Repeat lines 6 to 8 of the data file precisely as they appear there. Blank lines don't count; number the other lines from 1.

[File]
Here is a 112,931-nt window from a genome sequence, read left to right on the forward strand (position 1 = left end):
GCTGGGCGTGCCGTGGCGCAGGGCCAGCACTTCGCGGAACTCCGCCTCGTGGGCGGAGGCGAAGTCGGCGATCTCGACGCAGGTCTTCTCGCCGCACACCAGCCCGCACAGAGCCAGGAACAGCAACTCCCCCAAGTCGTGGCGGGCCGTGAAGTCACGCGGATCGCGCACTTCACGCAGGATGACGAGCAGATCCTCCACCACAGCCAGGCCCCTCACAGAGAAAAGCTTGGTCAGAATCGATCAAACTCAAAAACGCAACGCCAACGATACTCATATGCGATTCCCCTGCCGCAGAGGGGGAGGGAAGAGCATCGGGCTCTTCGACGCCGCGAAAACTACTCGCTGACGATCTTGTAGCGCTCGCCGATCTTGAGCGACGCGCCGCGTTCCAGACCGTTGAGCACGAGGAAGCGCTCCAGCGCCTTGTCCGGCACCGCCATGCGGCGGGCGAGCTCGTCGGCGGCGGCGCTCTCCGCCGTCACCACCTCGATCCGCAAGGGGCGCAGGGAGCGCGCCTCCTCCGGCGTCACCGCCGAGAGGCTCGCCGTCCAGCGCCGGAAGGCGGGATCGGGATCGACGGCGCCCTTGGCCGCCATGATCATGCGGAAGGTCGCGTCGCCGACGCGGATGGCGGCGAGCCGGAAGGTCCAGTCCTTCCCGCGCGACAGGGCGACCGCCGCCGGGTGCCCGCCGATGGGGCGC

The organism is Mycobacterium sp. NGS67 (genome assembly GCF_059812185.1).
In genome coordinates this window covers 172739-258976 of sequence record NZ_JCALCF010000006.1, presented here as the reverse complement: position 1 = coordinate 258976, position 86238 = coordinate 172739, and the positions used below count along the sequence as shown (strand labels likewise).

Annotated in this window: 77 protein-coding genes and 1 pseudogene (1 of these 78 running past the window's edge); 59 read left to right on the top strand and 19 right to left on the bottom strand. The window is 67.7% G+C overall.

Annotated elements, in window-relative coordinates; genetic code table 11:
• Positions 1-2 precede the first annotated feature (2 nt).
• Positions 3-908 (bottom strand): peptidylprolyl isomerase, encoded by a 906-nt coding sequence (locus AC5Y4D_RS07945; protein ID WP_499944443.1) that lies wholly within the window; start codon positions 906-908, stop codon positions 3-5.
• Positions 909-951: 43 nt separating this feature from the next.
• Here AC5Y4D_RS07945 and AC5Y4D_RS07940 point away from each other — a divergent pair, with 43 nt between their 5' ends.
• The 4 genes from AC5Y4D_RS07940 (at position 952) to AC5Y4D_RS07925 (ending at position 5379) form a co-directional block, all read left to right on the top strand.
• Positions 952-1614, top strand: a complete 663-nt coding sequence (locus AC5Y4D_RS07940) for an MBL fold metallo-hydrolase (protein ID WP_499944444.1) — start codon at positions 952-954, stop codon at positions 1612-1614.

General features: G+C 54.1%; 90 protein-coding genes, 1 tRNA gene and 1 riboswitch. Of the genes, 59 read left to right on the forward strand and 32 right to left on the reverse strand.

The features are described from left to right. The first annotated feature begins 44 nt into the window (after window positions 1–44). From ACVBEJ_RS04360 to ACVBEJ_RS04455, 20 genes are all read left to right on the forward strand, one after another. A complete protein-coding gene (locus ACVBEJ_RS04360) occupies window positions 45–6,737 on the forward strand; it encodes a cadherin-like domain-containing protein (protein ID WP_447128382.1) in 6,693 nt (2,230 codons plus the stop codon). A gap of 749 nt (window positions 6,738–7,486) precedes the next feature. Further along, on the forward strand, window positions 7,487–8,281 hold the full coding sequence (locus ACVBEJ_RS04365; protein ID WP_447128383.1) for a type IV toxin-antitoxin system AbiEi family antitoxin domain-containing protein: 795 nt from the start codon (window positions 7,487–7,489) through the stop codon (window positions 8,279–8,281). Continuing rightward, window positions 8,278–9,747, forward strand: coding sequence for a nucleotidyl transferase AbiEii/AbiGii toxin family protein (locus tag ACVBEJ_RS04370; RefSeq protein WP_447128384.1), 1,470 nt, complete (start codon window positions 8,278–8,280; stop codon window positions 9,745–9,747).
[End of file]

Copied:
Annotated elements, in window-relative coordinates; genetic code table 11:
• Positions 1-2 precede the first annotated feature (2 nt).
• Positions 3-908 (bottom strand): peptidylprolyl isomerase, encoded by a 906-nt coding sequence (locus AC5Y4D_RS07945; protein ID WP_499944443.1) that lies wholly within the window; start codon positions 906-908, stop codon positions 3-5.